LOS ANGELES — As news of the Supreme Court’s decision to end constitutional protections for abortion spread Friday morning, many in Southern California responded with a simple question: Where are we protesting?
The destruction of the historic Roe vs. Wade ruling of 1973 will not hinder access to reproductive health care in California, where abortion remains protected by state law. The state’s Democratic legislators were quick to add that protection; Governor Gavin Newsom signed a bill Friday that will immediately protect California abortion providers from liability when caring for patients traveling from states where the procedure is now banned or where access is restricted.
According to the Guttmacher Institute, a research organization that supports reproductive health and abortion rights, 26 states will ban all or nearly all abortions now that Roe is reversed.
The first crowds in Los Angeles began gathering in front of a federal courthouse downtown around noon.
In addition to the growing crowd, Francisca Romero, a 25-year-old actress who is originally from Uruguay, described the Supreme Court decision as a tipping point in the country.
The green bandana tied around her neck was similar to the one worn by women’s rights activists in Mexico and Argentina when they fought for abortion rights, she said. Other volunteers and organizers wore their own green bandanas printed with the words “Overturn Roe? No way!”
“To me, it feels like we’re going back in time,” Romero said. She couldn’t believe this moment was happening in the United States.
The crowd outside the courthouse quickly grew to more than 100 people, then more than 200. Inside the federal courthouse, security officers ordered the departing jurors to use the building’s rear exits.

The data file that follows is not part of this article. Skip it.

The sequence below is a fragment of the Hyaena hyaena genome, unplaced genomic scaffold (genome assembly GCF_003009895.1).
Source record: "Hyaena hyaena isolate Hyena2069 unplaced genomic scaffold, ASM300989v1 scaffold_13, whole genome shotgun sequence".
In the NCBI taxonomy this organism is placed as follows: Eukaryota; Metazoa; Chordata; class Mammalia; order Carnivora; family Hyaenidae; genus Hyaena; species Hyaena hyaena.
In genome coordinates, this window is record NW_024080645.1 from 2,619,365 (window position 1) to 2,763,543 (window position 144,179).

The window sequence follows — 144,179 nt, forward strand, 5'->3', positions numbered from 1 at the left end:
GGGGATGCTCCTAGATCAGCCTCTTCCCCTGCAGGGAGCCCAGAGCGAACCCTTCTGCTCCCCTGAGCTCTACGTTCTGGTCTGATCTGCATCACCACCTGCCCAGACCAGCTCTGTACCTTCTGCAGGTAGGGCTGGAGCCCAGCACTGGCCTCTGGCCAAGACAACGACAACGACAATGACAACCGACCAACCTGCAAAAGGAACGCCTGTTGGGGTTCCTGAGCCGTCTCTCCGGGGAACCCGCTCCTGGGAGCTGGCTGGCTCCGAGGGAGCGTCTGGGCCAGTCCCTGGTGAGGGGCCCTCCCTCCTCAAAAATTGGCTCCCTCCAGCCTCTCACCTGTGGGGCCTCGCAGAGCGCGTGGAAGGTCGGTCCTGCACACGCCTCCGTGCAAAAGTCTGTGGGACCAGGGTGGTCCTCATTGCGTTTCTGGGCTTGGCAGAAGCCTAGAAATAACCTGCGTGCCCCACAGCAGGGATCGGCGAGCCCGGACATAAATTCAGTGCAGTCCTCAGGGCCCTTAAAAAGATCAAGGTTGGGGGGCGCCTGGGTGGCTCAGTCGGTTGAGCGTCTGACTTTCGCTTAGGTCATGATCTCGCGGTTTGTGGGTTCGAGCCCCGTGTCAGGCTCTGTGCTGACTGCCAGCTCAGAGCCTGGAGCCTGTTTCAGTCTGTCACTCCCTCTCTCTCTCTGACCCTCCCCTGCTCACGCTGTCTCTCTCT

Rebecca Hairston, 38, of Hollywood, said she woke up “devastated” that a right she grew up with would no longer be protected nationwide.
“I never thought I would have to protest for abortion rights at my age,” she said. “I grew up knowing I had the option — I grew up knowing that if I needed it, it was there.”
Now, she says, she is “heartbroken” for young Americans who will not grow up with the same protections.
“This is a point that we can either mobilize and come together and say, ‘Enough is enough. We won’t stand for it.’ Or we’re going to sit back and be complacent about violence,” said Becca Waite, a 34-year-old organizer with Rise Up 4 Abortion Rights and a traveling emergency room nurse who currently works in Orange County.
For Denise Meyer, 78, a retired schoolteacher dressed in a “Bans Off My Body” T-shirt, Friday’s decision was a portal back to just after she graduated high school in Long Beach. She recalled her experience helping a pregnant teenage friend have an abortion in the days before Roe.
“I asked around, asked my friends and I found someone who could take her to Mexico. And we drove to Mexico for an illegal abortion, and it was a horrible experience,” Meyer said. “I wouldn’t wish that on anyone.”
“People will have abortions whether it’s legal or not,” Meyer said.
For several minutes outside the federal courthouse, speakers explained why they were there. One person encouraged churchgoers to challenge their fellow Christians. Another urged people to protest and donate to give women and non-binary people access to abortions.
Liseth De Leon, 23, spoke publicly for the first time about the abortion she had two weeks ago. Friday morning’s decision of the Supreme Court angered her.
“What if I was a different person born in a different state?” she told the audience. “I found so much strength and peace in the fact that I could choose. Because I knew I wasn’t ready yet.”
De Leon, a resident of South Central Los Angeles, said she felt she couldn’t care for a child. When she sought an abortion, she only told a cousin and a friend.
When sharing her story, De Leon said she wanted others to know they were not alone.
Lux Dehm, 14, said she attended the protest because she wanted to do something for the women in states where abortion is now illegal.
“I feel useless doing anything else,” Dehm said. “And this is all you can do right now. I’m just here to support other states and try to change something.”
(Staff writer David Zahniser contributed to this report.)
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